- United States
- 27 Apr 2012 12:07:01 GMT
- Art Materials
If you are a serious artist, chances are you've heard about both Prismacolor and Chartpak markers. Both brands of markers are used by professional graphic designers and illustrators, providing blendable, vibrant colors.
- Author:Art Markers
Chartpak and Prismacolor are comparable in price; both markers' suggested retail price is around four dollars. However, most larger art supply stores will sell these markers for half price and you can save substantially if you are willing to buy the marker sets.
The Prismacolor guarantees four distinct line weights, a multi purpose general nib that is responsible for four weights, and a small fine line nib on the opposite end. The fine line nib can be helpful for delicate work and creating sharper edges, but seems to dry out easily. The general nib works well, retaining its shape and color saturation until the marker is almost completely used up.
The product design for Prismacolor is excellent, with a colored label and colored dot on the top of each cap to distinguish the different markers. Each marker base is shaped like a narrow rectangle, allowing each marker equal exposure. This design is particularly helpful when trying to locate a color quickly.
Color saturation and blending with Prismacolor markers is good, but seems to diminish quickly after several uses. The blending markers in particular are only useful for a few times, which is particularly galling because they are the same price as the other markers. Deep colors are also greatly affected after several uses.
Chartpak markers have few of the blending or color saturation problems that occur with a Prismacolor marker. The blending sticks provided with Chartpak appear to last longer than the other blending markers.
This seems to be because the Chartpak markers contain more propellant and less pigment. On the surface, this would seem to be undesirable, but the lesser pigment enables more control when blending and layering colors. The colors also stay vibrant, even with rich saturated colors such as crimson and navy.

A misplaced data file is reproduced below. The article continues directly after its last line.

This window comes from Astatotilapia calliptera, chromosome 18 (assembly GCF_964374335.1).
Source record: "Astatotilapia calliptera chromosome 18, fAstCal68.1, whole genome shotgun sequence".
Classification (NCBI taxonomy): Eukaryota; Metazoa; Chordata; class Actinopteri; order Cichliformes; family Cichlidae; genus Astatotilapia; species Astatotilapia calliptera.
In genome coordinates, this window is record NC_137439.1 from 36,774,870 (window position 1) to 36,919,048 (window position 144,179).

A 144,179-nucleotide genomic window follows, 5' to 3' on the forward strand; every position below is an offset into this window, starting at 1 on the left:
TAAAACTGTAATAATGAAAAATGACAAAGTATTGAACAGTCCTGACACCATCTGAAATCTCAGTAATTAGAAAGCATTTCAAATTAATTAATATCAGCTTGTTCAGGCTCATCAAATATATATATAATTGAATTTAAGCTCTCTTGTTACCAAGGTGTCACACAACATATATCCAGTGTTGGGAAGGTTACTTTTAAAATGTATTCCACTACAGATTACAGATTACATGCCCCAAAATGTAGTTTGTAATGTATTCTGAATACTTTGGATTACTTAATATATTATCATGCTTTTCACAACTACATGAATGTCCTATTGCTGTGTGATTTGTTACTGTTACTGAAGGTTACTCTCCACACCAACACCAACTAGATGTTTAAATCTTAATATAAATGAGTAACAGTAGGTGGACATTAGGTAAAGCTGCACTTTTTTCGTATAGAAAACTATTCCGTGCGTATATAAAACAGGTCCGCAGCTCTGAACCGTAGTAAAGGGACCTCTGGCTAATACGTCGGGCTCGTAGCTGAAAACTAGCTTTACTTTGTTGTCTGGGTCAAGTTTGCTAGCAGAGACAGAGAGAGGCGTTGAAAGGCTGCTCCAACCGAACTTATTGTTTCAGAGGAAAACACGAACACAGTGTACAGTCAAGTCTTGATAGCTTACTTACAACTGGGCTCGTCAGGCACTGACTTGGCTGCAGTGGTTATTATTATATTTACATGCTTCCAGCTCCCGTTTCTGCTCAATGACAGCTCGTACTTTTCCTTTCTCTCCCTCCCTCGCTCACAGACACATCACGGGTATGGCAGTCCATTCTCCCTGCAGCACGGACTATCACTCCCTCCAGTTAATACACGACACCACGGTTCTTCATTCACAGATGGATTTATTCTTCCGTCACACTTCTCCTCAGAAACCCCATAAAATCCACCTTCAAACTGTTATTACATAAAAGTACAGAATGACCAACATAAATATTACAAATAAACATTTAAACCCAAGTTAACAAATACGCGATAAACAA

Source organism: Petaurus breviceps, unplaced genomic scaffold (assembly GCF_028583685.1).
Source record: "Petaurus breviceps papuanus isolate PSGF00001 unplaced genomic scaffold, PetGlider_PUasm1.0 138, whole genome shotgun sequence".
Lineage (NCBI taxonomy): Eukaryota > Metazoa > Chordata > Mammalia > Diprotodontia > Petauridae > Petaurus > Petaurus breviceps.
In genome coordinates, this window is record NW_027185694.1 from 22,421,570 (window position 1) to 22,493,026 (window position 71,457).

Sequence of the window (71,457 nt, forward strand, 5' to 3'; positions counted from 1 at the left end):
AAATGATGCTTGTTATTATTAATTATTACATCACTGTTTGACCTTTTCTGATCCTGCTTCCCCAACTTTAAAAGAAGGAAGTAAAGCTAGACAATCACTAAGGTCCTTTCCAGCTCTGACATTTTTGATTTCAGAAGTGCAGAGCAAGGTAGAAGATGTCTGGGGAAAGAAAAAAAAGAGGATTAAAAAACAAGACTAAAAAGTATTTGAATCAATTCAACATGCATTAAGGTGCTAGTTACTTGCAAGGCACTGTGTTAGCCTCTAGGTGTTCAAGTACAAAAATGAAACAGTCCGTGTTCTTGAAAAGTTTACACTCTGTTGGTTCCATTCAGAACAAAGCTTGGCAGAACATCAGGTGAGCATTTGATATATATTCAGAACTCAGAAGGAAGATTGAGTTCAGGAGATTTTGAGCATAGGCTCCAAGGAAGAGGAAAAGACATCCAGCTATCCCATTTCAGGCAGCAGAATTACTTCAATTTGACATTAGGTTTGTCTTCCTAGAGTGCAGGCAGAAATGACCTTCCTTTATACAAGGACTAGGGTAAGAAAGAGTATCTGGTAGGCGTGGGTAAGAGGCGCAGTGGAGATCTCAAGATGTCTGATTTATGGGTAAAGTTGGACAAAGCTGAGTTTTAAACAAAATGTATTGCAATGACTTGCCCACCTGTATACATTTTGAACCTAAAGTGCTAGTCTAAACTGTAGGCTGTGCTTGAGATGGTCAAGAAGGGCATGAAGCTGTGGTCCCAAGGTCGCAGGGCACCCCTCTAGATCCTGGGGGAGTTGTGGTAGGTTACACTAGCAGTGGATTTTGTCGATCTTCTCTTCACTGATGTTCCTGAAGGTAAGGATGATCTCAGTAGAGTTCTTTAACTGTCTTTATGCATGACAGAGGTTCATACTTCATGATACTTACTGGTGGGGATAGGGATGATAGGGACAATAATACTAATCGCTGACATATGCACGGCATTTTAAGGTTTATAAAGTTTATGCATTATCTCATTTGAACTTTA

Also, Chartpak markers seem to contain much more product than Prismacolor markers. Long after Prismacolor markers had failed to produce any consistent color, Chartpak continued to provide even, true color coverage.
While the actual product may be superior, Chartpak's product design leaves much to be desired. The marker sets come in square bases, making it more difficult to access markers that do not happen to be on the perimeter. The top of each marker is numbered, and while that may seem helpful when attempting to reorder, it often seems fussy, especially if more than one marker is out of the base at a time.
The actual marker only has one tip, and claims three line weights depending on how you use it. Although the small end of the nib is capable of providing a much thinner line than the Prismacolor general use nib, it does not produce a line as fine can be accomplished with the Prismacolor.
The marker cap is easily removed with a large lip that seems helpful, but can catch on things if you carry them loose in a bag. Although it seems that this would be the most ergonomically correct design, there seems little need to have such an exaggerated cap, given the fact that the Prismacolor's cap was easily removed.
While Prismacolor undoubtedly has superior product design, Chartpak produces the better marker. Not only do they appear to last longer than the Prismacolor set, but they are easily blended when wet, something that can be difficult with a Prismacolor. Although more difficult to find than the ubiquitous Prismacolor, if you are planning on investing in markers, Chartpaks are the markers to buy.
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